The show goes on: Organizing a theatre festival during the global pandemic
How young people moved Serbia’s Festival of International Student Theatre online
About the author
Jovana Jankov, age 23 is from Pančevo, Serbia. She studies Theatre, Radio and Culture Management and Production at the Faculty of Dramatic Arts at the University of Arts in Belgrade. Jovana is a member of numerous organizations, and volunteers at events and festivals in Pančevo and beyond. Jovana is interested in media education and cultural studies. Her favourite hobbies are stargazing and doing crafts and she is a passionate about advocating for access to non-formal youth education.
Lately, the media and social networks have been buzzing with news, articles, statuses, comments, tweets, memes, GIFs about the current situation and coronavirus. The surprise factor about this situation seems to no longer exist.
I hope we have moved past and adopted the information from articles explaining how to wash our hands and how to protect ourselves from the virus. If you are still not well-informed about the protection measures, I recommend finding information from various, reliable sources on the internet. And the most important thing is to actually follow the advice.
When we came to terms with the fact that it was best to go into self-quarantine, the next question was “What now?” As distance learning systems are being set up because schools are closed, and as teachers are quickly learning about the things we are growing up with, many are also wondering how to spend time at home. That's why you can find various tips, suggestions and recommendations online. What to read? Which TV shows to watch? What new thing to learn? Do whatever you usually do in spare time or at home. Only now it seems that the circumstances are the same for everyone, at the same time, because we want to be considerate, solidary and responsible both to ourselves and to others.
Many festivals, libraries, museums and various platforms have offered their content for free. Such opportunities are great, but in general there is plenty of content available, you just have to find it. We need nothing more than internet connection and a little curiosity.
The most notable suggestions these days on the internet are free courses offered by prestigious universities, virtual tours of world's museums and even the National Museum's exhibition of sculptures. In addition to the platforms we normally use to watch films and series, it's great that we can watch for free over 300 documentaries or short films (a selection that will help raise money to help with the COVID-19 crisis). Many websites for downloading books in PDF format, watching stage plays and listening to concerts are now available. Various podcasts and video contents are also good entertainment.
An example that I hold dear and that is important to me, and that I would like to share with you is the FIST festival, which we organized in the midst of the global crisis and social panic.
Every year, final-year students of Management and production in theatre, radio and culture at the Faculty of Dramatic Arts organize the Festival of International Student Theatre – FIST. We were preparing FIST for over a year and originally it was supposed to gather 11 academies from Europe in different Belgrade theatres. Because of all the recent social events, we had a great dilemma of how to approach the situation, but also how not to give up.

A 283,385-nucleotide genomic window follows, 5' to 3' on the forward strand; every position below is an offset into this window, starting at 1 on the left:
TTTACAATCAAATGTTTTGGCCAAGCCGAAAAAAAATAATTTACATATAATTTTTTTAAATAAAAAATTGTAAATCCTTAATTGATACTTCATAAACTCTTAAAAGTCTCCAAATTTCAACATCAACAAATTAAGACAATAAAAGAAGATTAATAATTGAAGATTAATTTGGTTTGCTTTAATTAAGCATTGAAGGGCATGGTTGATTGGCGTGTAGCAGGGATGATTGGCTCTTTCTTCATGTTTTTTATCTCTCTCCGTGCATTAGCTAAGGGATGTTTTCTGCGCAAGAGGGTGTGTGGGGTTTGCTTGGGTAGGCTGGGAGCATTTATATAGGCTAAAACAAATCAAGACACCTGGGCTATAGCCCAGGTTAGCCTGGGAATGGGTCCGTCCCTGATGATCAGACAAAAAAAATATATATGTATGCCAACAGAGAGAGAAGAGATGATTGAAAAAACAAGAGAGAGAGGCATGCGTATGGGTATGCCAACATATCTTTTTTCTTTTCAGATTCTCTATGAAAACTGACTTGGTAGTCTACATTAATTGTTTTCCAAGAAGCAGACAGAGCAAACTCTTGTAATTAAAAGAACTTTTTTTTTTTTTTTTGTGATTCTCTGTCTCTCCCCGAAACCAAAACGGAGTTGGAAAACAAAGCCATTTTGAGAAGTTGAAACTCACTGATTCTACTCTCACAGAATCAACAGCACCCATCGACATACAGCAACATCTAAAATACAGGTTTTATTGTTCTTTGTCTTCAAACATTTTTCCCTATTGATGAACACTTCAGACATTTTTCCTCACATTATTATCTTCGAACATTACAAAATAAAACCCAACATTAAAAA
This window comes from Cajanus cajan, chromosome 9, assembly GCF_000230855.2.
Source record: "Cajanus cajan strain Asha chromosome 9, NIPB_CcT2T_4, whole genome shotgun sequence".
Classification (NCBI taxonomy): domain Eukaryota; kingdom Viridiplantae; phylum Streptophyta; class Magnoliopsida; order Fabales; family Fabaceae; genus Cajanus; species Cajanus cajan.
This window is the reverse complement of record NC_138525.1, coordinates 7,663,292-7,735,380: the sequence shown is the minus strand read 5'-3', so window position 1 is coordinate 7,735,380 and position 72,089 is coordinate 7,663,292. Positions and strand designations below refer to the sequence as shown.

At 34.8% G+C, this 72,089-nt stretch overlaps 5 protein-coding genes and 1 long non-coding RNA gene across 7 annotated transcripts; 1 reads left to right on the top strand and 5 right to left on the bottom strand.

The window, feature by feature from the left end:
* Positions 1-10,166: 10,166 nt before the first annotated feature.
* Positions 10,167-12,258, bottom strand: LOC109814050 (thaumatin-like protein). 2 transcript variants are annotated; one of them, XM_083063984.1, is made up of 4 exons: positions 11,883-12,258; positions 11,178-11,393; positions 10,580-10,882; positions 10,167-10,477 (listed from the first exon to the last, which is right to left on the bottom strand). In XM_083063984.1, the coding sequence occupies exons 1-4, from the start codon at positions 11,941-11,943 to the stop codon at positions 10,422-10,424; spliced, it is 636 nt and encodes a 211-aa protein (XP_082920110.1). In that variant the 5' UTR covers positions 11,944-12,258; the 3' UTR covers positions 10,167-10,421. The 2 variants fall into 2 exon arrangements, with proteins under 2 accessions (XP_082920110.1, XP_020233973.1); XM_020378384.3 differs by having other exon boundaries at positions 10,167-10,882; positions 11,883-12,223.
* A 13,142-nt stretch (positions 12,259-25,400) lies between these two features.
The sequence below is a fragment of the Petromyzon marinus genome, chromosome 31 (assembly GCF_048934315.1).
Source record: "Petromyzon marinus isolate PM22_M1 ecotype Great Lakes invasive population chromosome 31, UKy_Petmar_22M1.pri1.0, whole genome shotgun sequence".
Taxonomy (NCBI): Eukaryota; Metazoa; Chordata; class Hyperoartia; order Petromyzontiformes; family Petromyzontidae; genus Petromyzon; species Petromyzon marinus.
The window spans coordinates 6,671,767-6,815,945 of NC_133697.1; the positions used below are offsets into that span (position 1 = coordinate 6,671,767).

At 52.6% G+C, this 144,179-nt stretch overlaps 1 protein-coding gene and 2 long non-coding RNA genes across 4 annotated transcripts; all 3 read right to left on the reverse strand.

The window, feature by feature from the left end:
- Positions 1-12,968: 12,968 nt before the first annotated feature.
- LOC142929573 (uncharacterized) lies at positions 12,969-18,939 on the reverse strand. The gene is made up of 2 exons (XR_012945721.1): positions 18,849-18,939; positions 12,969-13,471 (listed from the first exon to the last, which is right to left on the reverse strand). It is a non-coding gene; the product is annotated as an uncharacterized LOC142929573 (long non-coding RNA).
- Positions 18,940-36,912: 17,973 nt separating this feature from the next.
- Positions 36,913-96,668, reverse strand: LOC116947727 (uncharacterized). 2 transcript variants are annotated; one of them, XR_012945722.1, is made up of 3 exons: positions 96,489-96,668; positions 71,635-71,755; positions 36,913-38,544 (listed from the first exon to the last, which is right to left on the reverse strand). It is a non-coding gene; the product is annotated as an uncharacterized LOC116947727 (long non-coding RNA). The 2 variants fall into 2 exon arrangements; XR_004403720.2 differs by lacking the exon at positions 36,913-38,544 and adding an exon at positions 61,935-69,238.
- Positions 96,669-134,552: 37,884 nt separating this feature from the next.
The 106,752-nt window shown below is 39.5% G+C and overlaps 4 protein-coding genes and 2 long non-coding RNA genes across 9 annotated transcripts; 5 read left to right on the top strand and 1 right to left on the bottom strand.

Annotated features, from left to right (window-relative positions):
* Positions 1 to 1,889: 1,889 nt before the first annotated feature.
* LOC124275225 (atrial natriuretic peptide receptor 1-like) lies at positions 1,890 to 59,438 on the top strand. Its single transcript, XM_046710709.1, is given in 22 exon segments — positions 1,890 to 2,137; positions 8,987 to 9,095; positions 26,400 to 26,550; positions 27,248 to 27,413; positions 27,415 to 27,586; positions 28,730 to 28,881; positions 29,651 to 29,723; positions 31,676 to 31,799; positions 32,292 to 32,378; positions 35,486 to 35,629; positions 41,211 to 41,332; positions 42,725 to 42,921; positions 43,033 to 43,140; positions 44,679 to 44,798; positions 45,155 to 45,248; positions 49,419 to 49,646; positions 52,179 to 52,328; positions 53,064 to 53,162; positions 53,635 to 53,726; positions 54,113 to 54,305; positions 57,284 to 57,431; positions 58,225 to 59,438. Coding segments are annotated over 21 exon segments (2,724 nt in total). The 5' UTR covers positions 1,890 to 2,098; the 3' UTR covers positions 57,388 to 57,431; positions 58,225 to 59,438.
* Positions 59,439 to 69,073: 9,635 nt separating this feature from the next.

We designed the concept and message of this year’s festival, wanting to respond to the current events responsibly and rationally – not only because the festival brings together young people, but also because it teaches future theatre and performing arts professionals and artists to create based on the community values. We decided to organize the festival online and make it accessible to everyone, so all activities were moved to the internet.
“In the beginning, it was not easy to accept that we would have to say goodbye to something we had all worked on for over a year, or to reconcile the opinions of more than twenty people. But we all felt the need to respond in some way, to do what we can, and not to allow ourselves to give up”, said Tijana Micanovic, fourth-year student who had the role of the director of children's programme of the festival – the FISTić (Little FIST). “The entire situation made us redefine our organizational structure and adapt it to the new requirements. The situation was changing by the day, by the hour. What motivated us the most to continue was our support for each other, as well as the trust of our mentor. We are all united in the opinion that this is not the time to give up, but the time in which we will do our humane and artistic duty and act with responsibility and awareness. That was the birth of the FIST Society – an online community that will connect people globally and offer them festival content on our online platforms, spreading the values of responsibility, solidarity and unity, but also the message that there is no greater crisis than a world without art”, concludes Tijana.
So, this year we had the chance to watch plays on FIST's YouTube channel. We could visit an exhibition and watch a documentary film about the festival and then listen to three panel discussions about the role of art in moments of crisis and about the future of theatre in the digital environment.
We didn’t give up, we adapted. In these circumstances, intercultural exchange, learning and support should not be interrupted, but should continue in a new form. We should not forget to show our solidarity and use the internet for cultural and educational contents – that is how we can ensure the awakening we want and encourage networking in challenging times, but also long after this whole situation is over.